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WikiLeaks Isn’t Whistleblowing

Mass data releases, like the Podesta emails, conflate things that the public has a right to know with things we have no business knowing, with a lot of material in the middle about things we may be curious about and may be of some historical interest, but should not be released in this manner.

All campaigns need to have internal discussions. Taking one campaign manager’s email account and releasing it with zero curation in the last month of an election needs to be treated as what it is: political sabotage, not whistle-blowing.

These hacks also function as a form of censorship. Once, censorship worked by blocking crucial pieces of information. In this era of information overload, censorship works by drowning us in too much undifferentiated information, crippling our ability to focus. These dumps, combined with the news media’s obsession with campaign trivia and gossip, have resulted in whistle-drowning, rather than whistle-blowing: In a sea of so many whistles blowing so loud, we cannot hear a single one.

This is one of the best arguments against the recent activities of Wikileaks. Not because Wikileaks is operating as a front for Russia. Not because the contents of the recent leaks aren’t newsworthy. Not because the public doesn’t find the revelations to be interesting and fun.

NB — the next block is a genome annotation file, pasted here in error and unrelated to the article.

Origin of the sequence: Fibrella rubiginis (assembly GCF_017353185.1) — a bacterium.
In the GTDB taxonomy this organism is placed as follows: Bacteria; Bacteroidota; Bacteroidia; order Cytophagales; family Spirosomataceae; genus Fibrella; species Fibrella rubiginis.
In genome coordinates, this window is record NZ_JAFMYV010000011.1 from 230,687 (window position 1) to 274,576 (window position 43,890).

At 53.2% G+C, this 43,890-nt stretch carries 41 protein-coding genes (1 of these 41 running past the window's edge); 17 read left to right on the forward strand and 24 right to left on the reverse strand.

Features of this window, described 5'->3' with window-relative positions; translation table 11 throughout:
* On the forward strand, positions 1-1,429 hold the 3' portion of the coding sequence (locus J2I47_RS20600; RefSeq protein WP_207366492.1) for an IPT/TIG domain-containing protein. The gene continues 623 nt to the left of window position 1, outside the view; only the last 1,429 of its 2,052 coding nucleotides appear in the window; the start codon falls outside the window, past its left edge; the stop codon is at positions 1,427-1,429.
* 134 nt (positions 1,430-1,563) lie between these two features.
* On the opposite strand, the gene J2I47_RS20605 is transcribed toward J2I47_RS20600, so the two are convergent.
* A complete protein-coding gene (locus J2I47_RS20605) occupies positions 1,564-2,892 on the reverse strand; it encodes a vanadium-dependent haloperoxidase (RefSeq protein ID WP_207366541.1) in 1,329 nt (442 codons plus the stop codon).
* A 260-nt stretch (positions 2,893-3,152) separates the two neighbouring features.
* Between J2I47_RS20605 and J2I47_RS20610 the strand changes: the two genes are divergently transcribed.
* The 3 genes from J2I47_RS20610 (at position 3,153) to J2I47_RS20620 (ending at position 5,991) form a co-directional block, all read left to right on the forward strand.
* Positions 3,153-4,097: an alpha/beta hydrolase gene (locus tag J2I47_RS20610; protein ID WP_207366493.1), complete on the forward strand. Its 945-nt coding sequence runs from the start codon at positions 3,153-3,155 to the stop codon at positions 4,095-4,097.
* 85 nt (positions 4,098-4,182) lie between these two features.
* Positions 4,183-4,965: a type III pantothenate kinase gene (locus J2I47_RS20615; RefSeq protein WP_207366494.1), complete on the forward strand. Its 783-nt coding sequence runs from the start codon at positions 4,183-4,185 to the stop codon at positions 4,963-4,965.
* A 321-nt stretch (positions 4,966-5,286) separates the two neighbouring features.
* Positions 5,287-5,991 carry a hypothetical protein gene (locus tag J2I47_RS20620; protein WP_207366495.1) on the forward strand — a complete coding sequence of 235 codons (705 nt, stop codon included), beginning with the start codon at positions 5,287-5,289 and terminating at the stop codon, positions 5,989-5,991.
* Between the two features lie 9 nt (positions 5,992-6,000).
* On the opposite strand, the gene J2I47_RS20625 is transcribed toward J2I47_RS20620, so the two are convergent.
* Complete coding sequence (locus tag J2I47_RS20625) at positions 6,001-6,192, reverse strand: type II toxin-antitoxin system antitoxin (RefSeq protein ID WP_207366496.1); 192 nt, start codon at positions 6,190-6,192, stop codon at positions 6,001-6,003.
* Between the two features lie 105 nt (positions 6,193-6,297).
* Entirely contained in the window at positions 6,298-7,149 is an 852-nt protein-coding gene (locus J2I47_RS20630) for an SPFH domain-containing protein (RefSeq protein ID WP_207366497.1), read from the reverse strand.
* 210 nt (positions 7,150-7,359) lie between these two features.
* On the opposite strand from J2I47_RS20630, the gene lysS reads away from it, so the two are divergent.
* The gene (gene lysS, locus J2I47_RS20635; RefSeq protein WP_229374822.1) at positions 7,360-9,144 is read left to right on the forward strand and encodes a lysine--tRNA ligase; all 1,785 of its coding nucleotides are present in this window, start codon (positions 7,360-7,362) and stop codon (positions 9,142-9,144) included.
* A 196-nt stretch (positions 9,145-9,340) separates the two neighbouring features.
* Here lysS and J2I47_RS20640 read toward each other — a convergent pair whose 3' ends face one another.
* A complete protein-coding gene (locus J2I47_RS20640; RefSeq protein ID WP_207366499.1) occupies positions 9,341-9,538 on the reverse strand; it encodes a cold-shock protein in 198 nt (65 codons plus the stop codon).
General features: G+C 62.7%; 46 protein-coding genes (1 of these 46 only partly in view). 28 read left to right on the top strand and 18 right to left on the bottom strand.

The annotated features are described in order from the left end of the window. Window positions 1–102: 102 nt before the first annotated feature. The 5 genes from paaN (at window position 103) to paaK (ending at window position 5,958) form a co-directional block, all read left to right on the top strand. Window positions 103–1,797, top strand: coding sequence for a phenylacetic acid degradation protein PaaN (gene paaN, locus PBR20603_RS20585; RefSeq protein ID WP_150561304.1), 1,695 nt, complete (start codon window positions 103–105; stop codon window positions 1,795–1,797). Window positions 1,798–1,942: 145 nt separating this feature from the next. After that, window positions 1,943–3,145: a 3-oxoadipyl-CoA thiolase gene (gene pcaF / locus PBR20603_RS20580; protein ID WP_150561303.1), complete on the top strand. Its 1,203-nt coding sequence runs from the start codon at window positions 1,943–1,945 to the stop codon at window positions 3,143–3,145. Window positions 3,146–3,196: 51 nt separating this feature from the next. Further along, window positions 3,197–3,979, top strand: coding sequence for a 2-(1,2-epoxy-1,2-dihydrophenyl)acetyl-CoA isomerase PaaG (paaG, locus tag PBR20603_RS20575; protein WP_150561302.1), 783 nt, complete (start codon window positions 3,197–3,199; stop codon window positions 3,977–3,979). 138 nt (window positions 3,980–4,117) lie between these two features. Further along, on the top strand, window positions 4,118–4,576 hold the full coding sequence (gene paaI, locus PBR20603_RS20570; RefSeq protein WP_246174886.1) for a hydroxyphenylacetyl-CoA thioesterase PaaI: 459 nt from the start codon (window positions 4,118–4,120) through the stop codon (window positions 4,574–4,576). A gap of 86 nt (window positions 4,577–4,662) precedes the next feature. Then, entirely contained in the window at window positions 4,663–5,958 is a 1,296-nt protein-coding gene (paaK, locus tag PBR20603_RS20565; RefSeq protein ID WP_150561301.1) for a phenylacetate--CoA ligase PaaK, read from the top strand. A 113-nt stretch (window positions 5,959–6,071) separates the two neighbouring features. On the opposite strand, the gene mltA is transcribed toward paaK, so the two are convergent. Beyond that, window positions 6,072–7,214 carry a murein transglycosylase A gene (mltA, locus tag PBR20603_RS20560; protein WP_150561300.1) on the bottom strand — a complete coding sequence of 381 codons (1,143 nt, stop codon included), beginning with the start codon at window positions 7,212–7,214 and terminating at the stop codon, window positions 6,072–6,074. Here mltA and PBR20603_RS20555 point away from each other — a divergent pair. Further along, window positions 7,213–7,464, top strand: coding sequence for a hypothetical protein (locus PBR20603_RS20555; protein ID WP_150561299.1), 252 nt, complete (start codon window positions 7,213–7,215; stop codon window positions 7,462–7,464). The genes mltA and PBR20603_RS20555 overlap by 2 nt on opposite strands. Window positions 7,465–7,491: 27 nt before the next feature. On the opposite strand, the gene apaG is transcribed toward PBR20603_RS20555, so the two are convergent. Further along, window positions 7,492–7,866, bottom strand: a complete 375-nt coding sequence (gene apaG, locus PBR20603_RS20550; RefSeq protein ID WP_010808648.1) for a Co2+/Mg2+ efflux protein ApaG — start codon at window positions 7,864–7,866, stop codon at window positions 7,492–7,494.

No, the core issue with the latest rafts of leaks is that they were not sufficiently currated, with the impact being that obstensibly private information is taken and circulated and mischaracterized. This has the effect of stunting the electoral process while, simultaneously, reconfirming to persons in power that they need to adopt a culture of oral communications and decisions. This is not a governance direction that is in the public’s best interests.

However, it’s important to also situate Wikileaks’ activities in some context. Wikileaks is designed to clog up the machinery of government states and bureaucracies. Part of its mission is to scare organizations with the threat of leaks in an effort to hinder what Julian Assange/Wikileaks regards as harmful or objectional activities. So the leaks associated with the DNC and staff affiliated with Clinton are perfectly aligned with Wikileaks’ raison d’être. In the past such activities may have been regarded are more legitimate – the organization was principally focused on state level activities – but it is now focused on deliberately releasing information at core points in an electoral cycle. Doing so may have affected the unfolding of the election but it’s important to acknowledge that Wikileaks’ intent was not driven by Russia (presuming that was a source of at least some of the leaked information): instead, this was a case where Russian and Wikileaks just happened to have directly overlapping objectives.

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Chelsea Manning Could Face Additional Punishment for Her Suicide Attempt

Chelsea Manning Could Face Additional Punishment for Her Suicide Attempt: